US hiring cools off with 156,000 new jobs in August

U.S. hiring took a breather in August, as job gains of 156,000 fell short of expectations and wage growth continued to disappoint.

The labor market had appeared to pick up the pace with back-to-back months of more than 200,000 new jobs. Employers slowed down in August, pushing the unemployment rate to 4.4% from 4.3%. Economists were looking for a strong report with 180,000 new jobs. Meanwhile, the Bureau of Labor Statistics revised the prior two months lower. The economy added 210,000 jobs in June, down from 231,000. Job gains in July dropped to 189,000 from 209,000. The labor force participation rate was unchanged at 62.9%.

Wage growth remained struck at 2.5% over the past year. Average hourly earnings ticked 3 cents higher to $26.39 last month. The average workweek slipped to 34.4 hours from 34.5 hours.

Though the headline number missed the mark, the August jobs report mostly satisfied investors who see the U.S. economy growing at a steady clip. The report also might raise the odds that the Federal Reserve will delay its next interest rate hike until 2018. Officials at the central bank have expressed trepidation over inflation growth that has lagged behind their target of 2%. Fed Chair Janet Yellen has also focused on slack in the labor market, highlighting slow wage growth and elevated levels of underemployment.

“It certainly was a disappointment, but August is known to have some seasonal issues around it,” said Eric Wiegand, senior portfolio manager at U.S. Bank Private Wealth Management. “Investors will tend to look through this over the extended period.”

The latest reading of U.S. economic growth was better than expected. The nation’s GDP was up 3% in the second quarter versus an initial report of 2.6%, driven by consumer spending and business investments.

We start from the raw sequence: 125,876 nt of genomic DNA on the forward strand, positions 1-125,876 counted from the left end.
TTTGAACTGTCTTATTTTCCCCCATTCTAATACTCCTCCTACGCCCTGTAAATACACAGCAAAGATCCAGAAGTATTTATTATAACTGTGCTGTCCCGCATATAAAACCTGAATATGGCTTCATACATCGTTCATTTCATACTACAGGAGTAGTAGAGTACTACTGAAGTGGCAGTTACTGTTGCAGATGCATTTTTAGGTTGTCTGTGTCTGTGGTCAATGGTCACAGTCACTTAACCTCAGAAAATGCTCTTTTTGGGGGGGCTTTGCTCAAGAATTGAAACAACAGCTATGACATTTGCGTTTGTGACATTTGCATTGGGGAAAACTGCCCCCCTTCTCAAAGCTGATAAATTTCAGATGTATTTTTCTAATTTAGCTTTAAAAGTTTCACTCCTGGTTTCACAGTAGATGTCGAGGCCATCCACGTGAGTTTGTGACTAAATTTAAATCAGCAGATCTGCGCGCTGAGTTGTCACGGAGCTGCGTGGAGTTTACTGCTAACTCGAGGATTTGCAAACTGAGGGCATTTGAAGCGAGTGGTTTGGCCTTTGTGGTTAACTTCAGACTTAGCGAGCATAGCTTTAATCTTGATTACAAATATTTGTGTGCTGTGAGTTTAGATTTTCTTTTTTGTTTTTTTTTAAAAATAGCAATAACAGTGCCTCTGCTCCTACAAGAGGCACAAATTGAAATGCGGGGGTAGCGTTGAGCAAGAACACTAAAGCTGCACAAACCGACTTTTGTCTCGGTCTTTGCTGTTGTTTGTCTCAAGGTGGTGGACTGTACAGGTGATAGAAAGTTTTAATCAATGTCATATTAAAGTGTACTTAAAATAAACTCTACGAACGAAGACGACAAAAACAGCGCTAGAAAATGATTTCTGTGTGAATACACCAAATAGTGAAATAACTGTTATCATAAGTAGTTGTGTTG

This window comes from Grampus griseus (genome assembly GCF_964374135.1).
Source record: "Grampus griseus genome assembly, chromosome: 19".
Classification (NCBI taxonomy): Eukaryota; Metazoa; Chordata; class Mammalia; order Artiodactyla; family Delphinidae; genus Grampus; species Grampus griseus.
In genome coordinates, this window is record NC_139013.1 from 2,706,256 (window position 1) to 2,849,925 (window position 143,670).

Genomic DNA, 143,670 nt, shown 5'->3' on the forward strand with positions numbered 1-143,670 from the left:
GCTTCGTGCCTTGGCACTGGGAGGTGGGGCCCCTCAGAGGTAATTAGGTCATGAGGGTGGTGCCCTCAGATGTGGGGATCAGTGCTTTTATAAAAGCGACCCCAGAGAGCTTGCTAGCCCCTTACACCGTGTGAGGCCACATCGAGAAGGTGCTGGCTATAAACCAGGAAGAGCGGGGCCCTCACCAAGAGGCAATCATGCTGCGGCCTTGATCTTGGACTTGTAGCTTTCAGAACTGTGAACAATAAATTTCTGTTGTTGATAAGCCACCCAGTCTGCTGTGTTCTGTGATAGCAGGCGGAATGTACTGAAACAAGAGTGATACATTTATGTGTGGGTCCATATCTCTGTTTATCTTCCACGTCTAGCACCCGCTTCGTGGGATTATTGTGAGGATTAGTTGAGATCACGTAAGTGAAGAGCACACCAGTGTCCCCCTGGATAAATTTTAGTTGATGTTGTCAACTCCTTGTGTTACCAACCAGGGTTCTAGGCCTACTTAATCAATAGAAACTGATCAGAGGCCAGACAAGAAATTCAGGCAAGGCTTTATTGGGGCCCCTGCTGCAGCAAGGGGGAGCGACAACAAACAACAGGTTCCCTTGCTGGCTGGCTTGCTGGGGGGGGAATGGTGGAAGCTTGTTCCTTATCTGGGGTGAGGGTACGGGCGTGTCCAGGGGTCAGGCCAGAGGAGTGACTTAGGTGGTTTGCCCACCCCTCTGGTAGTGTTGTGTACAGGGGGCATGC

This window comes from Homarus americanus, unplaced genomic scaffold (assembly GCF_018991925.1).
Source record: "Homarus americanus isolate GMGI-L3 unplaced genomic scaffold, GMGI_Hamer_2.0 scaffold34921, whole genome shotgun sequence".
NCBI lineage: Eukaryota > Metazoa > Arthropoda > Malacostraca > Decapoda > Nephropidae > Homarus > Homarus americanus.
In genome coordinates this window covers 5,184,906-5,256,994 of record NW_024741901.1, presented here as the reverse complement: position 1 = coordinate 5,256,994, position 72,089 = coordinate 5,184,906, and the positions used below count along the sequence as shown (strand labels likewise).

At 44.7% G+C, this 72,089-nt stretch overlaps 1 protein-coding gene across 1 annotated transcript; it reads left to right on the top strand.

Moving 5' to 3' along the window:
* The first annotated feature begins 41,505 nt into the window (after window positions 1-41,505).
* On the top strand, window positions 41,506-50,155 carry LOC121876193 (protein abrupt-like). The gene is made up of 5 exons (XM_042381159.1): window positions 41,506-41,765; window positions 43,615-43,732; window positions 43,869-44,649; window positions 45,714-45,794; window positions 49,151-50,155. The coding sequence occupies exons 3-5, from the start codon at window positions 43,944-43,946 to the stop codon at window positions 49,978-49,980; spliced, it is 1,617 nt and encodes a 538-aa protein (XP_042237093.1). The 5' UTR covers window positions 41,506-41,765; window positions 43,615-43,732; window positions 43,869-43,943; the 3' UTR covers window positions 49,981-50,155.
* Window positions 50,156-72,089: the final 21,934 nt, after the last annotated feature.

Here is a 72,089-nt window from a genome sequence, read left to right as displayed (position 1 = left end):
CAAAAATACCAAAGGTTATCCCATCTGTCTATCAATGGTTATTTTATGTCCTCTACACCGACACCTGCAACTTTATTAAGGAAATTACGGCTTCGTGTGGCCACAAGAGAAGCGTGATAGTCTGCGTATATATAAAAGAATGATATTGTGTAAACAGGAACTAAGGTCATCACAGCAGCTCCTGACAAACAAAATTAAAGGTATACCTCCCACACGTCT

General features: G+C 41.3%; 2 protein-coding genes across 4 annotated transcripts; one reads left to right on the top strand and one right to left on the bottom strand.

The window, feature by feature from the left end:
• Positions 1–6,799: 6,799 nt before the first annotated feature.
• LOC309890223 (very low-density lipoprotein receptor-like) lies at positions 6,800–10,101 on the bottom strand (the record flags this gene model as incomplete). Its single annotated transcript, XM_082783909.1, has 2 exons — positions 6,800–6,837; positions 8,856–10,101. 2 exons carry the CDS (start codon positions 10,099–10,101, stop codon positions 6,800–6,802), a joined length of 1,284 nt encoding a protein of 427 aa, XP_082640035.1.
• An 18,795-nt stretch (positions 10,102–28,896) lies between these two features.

As such, wage growth is expected to eventually follow suit. Russell Price, senior economist for Ameriprise Financial, noted that baby boomers who had delayed retirement are beginning to leave the labor force, creating an exodus of workers at the higher end of the pay scale. Younger job seekers, who typically earn less, are now finding work. Also, Americans face growing competition from the global economy, which puts downward pressure on wages.

Earnings are on the rise for many Americans, according to Price, but it will take more time for the data to catch up once retirement levels normalize.

“The real disappointing number is continuing lack of wage gains. In fact, not in the last 40 years has the unemployment rate been this low and wage growth been this weak. Clearly we have more slack in the labor market,” he said. “We still think the job market is looking pretty strong at this point, but it’s just a matter of getting wages up so people can spend.”

Wiegand said rising home values, a favorable job environment and low prices for gasoline and other commodities have supported consumer spending at a time of slow wage growth.

“Our view is wages are a great pivot point,” Wiegand added. “As we move into full employment and continue to see a favorable economic backdrop, that will [support] growing wages.”

Combined with hourly earnings, higher-than-normal underemployment may give the Fed a reason to forgo a December rate hike. The U6 rate, which includes part-time workers who want a full-time job, held firm at 8.6%. Underemployment is still above a pre-recession low of 8%, another indication that the labor market has more room to grow.

“Expectations have been diminishing over the last few months due to weak inflation. If we don’t see a pickup in wages and inflation, there’s plenty of reason for the Fed to pause in December,” Price said.

The last rate increase came in June, when the federal funds rate was adjusted to a range of 1% to 1.25%.

In addition to a rate hike in late 2017 or early 2018, the Fed has laid the groundwork for shrinking its balance sheet starting this fall. Fed watchers anticipate an announcement following the September meeting with possible action by October, and the August jobs report likely doesn’t change that outlook.

“It doesn’t necessarily alter the Fed’s ultimate decision. The markets are more focused on September and October for the Fed to allow some runoff from their balance sheet,” Wiegand said. “Our view is the Fed is anxious to pursue a policy of normalization.”

Capitol Hill will also be in focus for investors with tax reform and the debt ceiling expected to be central issues, he added.